Galerie Derouillon is pleased to present the first solo exhibition of New York-based artist John Dante Bianchi in Paris.
So this is permanent
My paintings are made on a set of sculptural panels, which I create by layering and joining materials with an array of surface textures. On each panel, an intricately composed coating of vivid colors is blanched with a thin layer of white. Working the layers together through a sculptural process of digging into and adding onto the paint, I create the appearance of a Technicolor bruise that is in the midst of emerging or receding. Although the final result is not predetermined, I do aim to achieve certain results in the surfaces of these pieces. They often appear flat, evoking the matte texture of a photograph, or a photographed painting. I want to achieve a balance of abjection and beauty, where space, time, and depth are flattened out.
Traditionally seen as a mark of destruction, Bianchi recontextualizes bodily trauma as an opportunity for regeneration and growth, whereby breaking down an existing form makes way for the creation of a new one. This somewhat counterintuitive process is literalized in the bruise but is also critical to many processes of growth and personal development. By giving permanence to the fleeting moment of the bruise, Bianchi opens up a new possibility for reflection on it and that which it symbolizes.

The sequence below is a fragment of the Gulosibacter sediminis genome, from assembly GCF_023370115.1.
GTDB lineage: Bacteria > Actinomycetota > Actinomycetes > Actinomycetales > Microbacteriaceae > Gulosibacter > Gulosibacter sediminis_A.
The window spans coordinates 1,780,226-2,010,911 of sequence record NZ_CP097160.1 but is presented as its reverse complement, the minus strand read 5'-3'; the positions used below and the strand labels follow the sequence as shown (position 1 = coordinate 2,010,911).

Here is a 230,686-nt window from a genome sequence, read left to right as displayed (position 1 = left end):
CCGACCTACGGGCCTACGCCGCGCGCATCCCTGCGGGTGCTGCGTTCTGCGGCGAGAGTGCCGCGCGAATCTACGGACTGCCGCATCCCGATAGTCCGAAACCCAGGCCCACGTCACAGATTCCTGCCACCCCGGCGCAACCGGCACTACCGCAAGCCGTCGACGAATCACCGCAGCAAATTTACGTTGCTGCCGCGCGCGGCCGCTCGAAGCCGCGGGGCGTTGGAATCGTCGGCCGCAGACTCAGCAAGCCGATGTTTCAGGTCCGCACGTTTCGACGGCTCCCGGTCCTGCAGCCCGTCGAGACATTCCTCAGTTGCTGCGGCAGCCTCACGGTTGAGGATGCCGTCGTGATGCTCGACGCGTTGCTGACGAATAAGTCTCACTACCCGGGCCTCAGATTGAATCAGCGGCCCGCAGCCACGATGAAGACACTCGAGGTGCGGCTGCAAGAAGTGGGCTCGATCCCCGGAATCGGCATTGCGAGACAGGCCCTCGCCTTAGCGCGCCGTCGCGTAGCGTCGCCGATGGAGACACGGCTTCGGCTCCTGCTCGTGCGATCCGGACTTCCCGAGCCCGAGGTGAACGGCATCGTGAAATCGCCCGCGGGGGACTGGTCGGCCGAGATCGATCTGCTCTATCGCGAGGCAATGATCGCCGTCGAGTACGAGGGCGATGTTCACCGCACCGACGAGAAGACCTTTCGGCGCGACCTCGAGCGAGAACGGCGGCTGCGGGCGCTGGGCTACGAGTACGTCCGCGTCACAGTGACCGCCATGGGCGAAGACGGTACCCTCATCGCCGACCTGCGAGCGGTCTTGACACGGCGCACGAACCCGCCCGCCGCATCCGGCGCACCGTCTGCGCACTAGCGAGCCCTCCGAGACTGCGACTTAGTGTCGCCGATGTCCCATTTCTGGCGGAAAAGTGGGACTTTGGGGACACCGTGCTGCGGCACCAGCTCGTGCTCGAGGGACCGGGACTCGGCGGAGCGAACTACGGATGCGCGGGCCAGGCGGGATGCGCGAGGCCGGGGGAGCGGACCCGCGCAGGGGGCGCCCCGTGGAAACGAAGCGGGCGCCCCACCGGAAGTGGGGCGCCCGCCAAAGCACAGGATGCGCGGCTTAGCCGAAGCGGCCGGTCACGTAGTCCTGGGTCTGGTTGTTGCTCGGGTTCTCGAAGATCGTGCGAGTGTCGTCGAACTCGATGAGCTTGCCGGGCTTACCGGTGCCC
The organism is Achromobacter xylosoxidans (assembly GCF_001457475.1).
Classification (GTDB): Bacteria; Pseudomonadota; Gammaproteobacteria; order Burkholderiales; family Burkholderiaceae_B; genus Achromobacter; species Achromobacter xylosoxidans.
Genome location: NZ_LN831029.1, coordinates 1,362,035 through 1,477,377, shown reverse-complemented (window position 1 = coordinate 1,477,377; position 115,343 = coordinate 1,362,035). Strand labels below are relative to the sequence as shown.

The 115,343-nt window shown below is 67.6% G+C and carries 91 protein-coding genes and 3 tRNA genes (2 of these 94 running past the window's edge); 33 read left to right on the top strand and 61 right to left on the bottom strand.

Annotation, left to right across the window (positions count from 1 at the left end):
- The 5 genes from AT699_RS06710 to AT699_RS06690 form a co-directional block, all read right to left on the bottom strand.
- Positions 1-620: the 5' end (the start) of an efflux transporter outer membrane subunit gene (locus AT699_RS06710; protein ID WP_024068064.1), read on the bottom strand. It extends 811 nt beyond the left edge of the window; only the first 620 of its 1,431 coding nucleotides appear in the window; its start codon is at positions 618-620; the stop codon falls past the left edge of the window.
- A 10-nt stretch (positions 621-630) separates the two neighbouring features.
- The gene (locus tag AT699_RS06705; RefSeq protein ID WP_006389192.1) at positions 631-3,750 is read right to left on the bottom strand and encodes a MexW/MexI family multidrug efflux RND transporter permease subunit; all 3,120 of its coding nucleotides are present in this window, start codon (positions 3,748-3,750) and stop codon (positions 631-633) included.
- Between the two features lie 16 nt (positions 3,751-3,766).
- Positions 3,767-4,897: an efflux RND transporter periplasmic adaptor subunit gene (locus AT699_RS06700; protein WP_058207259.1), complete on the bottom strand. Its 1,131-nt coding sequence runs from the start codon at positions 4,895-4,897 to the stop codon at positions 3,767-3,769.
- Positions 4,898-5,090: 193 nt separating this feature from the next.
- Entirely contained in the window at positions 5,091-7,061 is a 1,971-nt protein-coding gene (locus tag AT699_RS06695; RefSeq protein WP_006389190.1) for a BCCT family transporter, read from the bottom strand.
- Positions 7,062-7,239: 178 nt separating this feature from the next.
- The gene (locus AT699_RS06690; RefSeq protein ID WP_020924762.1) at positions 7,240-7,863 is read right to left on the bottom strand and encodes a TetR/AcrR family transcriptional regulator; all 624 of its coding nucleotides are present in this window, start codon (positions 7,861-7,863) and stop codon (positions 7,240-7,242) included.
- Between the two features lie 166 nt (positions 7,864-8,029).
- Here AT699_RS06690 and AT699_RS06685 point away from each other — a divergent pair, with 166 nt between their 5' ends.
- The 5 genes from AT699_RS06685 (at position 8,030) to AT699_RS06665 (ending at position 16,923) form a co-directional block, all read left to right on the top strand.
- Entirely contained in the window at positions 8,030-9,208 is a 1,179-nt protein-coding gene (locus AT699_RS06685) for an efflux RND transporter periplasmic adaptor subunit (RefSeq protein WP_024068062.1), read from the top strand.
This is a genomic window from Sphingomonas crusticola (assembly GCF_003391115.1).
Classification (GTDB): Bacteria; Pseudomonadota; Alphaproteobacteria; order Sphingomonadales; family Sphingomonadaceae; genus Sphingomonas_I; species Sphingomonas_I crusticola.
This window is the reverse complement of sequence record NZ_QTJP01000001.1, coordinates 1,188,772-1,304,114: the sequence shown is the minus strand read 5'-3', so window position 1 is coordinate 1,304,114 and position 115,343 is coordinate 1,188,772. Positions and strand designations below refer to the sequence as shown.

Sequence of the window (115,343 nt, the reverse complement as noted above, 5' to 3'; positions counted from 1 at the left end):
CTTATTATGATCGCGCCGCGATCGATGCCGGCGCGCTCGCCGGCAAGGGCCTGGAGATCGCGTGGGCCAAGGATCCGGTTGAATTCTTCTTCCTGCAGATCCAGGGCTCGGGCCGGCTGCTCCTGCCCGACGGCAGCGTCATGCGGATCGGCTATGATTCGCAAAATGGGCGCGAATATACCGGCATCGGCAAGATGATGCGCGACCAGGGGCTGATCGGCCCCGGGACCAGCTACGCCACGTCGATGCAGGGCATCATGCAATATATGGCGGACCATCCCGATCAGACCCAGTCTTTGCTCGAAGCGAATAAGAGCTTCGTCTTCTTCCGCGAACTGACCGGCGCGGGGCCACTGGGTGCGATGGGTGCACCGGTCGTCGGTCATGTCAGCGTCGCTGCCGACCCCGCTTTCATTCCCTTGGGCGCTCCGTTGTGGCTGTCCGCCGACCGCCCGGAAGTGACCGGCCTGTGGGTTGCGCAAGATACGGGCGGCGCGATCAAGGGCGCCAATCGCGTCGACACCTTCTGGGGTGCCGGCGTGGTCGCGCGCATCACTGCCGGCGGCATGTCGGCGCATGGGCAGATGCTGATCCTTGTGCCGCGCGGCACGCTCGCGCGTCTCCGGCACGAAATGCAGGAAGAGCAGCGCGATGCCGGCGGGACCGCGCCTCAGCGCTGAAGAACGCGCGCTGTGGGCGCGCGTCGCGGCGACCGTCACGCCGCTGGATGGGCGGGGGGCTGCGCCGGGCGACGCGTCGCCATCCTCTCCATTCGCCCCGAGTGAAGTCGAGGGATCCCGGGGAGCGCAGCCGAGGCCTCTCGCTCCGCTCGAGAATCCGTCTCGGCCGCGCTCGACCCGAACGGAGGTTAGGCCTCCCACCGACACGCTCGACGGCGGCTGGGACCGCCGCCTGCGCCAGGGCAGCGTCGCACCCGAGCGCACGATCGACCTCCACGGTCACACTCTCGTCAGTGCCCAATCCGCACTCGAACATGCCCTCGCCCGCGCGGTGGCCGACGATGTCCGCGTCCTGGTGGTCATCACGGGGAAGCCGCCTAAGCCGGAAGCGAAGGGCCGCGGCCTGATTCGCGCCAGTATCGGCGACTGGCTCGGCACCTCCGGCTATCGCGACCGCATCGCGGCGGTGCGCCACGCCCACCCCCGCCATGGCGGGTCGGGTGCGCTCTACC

Similarly, a series of new sculptural panels resemble crystalline, geological forms, caught between decay and regeneration. Based on moments of traumatic collision, these new pieces freeze and memorialize the picture plane into a three dimensional relief. The panels are caught in a perpetual moment of destruction and creation while bridging painting and sculpture, revealing how both imagined space and actual space are continuously folding and unfolding into one another.